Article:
If this work can be verified, the list of privacy issues and the amount of data that could be compromised is staggering. Bangorlol characterized it as being more of a data collection service than a social network. The researcher contends that TikTok captures detailed device hardware information, network information, lists of apps you have installed, and whether or not the device has been jailbroken. TikTok also apparently sets up a local proxy server on devices with no authentication (purportedly for “transcoding media”), and some versions of the app use GPS pinging for user tracking about once every 30 seconds. And bangorlol reports finding some code that would allow the app to download, unpack and execute the contents of a remote .zip file in the background.

Analytics requests from the app also appear to be encrypted with a key that shifts regularly so that end users have no visibility into what information is being requested. And if the end user manually blocks the analytics host at the DNS level, the app ceases to function entirely. In the interview with Bored Panda, bangorlol indicated that the app uses a variety of other “sneaky tricks” to hide what it is doing from prying eyes including using a custom fork of the Obfuscator-LLVM security suite and applying techniques to deter debuggers.

Bangorlol also indicates that on top of all of these privacy issues, the TikTok app may have had previously unknown security issues. It appears that it was using an HTTP API for a long time that could have potentially leaked user emails, full names and birthdates in plain text to any “man in the middle” on an internet connection.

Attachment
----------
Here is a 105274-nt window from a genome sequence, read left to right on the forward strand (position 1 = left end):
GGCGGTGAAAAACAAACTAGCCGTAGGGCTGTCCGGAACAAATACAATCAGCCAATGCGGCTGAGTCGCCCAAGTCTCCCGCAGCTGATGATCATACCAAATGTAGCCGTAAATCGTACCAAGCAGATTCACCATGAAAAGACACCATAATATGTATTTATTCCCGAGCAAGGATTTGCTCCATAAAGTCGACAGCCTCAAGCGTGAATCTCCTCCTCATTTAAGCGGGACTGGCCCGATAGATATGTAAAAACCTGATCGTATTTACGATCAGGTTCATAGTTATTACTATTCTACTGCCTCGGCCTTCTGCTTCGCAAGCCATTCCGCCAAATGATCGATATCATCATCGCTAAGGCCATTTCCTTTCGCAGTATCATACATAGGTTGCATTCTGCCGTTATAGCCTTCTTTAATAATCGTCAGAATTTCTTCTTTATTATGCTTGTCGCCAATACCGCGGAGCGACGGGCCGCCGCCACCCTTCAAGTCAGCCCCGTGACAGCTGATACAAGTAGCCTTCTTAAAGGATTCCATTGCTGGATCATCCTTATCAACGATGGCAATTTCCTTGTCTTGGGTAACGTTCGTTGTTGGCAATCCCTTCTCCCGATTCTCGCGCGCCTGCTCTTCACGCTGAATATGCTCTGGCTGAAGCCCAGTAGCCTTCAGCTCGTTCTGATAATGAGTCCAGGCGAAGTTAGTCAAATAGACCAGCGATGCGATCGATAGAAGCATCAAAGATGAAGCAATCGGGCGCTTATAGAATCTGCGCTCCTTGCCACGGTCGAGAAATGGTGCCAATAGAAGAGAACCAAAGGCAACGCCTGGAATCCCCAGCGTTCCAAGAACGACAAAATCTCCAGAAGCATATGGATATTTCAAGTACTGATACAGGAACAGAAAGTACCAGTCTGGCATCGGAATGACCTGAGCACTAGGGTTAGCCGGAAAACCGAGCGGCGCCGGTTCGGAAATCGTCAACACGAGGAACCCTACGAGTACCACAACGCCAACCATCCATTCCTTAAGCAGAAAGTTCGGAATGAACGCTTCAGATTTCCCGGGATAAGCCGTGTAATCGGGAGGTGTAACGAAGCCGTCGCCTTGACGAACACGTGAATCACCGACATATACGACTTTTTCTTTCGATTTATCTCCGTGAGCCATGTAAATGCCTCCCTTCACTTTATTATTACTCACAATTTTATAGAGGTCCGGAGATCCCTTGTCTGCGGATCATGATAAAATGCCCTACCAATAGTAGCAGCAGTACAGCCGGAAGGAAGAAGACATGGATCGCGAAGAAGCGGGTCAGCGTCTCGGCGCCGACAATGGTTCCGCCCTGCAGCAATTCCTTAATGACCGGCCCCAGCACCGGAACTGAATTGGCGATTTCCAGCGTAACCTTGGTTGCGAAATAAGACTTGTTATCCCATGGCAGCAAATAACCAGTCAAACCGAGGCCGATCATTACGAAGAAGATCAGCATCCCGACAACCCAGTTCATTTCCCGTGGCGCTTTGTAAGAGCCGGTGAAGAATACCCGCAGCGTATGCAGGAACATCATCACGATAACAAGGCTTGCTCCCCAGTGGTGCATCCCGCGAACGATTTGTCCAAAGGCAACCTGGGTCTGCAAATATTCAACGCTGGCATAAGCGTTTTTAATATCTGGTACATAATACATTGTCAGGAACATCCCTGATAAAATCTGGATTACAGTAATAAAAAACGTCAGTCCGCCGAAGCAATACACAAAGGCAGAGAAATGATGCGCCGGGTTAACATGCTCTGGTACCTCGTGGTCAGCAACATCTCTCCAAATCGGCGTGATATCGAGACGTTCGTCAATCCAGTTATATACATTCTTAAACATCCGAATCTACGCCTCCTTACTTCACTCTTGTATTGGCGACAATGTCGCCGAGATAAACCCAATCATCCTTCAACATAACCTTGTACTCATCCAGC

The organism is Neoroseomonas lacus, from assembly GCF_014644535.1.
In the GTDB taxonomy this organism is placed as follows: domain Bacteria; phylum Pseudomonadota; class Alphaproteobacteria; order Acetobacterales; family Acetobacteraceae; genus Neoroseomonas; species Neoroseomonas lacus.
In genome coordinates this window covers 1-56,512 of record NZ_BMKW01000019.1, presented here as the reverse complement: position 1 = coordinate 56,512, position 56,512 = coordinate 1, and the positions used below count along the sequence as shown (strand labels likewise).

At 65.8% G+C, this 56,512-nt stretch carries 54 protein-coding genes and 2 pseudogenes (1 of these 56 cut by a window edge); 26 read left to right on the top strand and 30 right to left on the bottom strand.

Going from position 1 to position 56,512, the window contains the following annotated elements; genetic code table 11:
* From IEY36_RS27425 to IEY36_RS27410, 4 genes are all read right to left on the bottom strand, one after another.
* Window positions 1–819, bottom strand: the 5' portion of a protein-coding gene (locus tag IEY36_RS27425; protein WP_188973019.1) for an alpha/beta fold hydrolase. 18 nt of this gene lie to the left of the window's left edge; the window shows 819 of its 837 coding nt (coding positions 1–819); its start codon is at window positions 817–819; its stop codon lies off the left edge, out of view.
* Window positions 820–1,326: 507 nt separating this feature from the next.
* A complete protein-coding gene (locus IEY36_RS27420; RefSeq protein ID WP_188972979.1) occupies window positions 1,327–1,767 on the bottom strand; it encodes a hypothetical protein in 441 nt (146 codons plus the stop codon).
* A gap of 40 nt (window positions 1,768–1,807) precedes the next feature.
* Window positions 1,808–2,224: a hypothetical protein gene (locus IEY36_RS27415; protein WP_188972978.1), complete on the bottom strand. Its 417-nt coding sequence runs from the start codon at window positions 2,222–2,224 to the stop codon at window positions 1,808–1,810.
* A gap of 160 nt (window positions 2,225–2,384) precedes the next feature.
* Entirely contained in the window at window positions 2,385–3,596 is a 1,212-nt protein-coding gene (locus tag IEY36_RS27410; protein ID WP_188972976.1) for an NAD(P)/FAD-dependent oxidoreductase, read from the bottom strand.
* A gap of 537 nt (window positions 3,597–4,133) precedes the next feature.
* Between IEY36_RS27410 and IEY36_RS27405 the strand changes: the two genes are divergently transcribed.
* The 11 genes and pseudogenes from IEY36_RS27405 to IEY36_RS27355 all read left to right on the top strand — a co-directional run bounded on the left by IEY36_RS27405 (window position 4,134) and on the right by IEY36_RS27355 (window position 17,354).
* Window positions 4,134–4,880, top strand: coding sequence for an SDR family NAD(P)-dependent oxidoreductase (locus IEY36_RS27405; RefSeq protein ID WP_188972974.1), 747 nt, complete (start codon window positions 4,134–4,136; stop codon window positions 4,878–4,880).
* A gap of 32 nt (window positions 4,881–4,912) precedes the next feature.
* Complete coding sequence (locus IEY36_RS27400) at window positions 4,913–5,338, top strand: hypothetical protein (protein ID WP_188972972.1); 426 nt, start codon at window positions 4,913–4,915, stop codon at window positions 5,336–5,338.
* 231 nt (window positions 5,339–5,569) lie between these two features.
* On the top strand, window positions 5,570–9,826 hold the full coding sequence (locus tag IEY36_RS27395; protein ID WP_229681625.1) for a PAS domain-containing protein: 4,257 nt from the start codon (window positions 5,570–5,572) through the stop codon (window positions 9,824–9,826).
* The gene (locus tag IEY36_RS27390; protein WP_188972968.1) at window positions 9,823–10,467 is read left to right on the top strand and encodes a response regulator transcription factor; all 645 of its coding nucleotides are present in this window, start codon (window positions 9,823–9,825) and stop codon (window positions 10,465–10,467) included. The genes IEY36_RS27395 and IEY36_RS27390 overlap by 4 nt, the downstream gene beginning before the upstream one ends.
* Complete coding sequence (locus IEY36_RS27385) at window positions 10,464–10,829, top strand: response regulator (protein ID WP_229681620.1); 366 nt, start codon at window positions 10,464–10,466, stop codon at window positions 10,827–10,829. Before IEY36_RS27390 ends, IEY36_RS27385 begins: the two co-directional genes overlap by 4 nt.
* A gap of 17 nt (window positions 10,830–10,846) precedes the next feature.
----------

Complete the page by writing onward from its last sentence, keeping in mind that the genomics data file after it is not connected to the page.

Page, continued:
Massive potential privacy issues

The combination of abilities that bangorlol asserts TikTok has could be used to capture nearly every piece of data stored on or passing through a remote device, given that it has the capability to execute remote code in the background. The attacker would need to run other exploits against the device to get this sort of access, but the fact that it has lists of installed apps, hardware and network details would allow them to quickly identify and exploit known vulnerabilities. Among other things, an attacker could transfer files off the device, log keystrokes, capture text messages and phone calls, or add the device to a botnet.

While mass exploitation of TikTok users seems unlikely due to the attention it could draw, some security analysts believe that these capabilities might be selectively leveraged against specific persons of interest. Political dissidents in China and persecuted Uyghurs are examples of potential targets.

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With concerns about privacy issues and security implications mounting long before bangalor published his post, TikTok committed in March to set up a “transparency center” in Los Angeles. The company had indicated that it would eventually “provide insights” into the app’s source code, according to a Reuters report. TikTok had indicated that this center would open sometime in May, but the announcement was made just before the widespread international coronavirus lockdowns in March and it does not appear that any forward progress has been made since.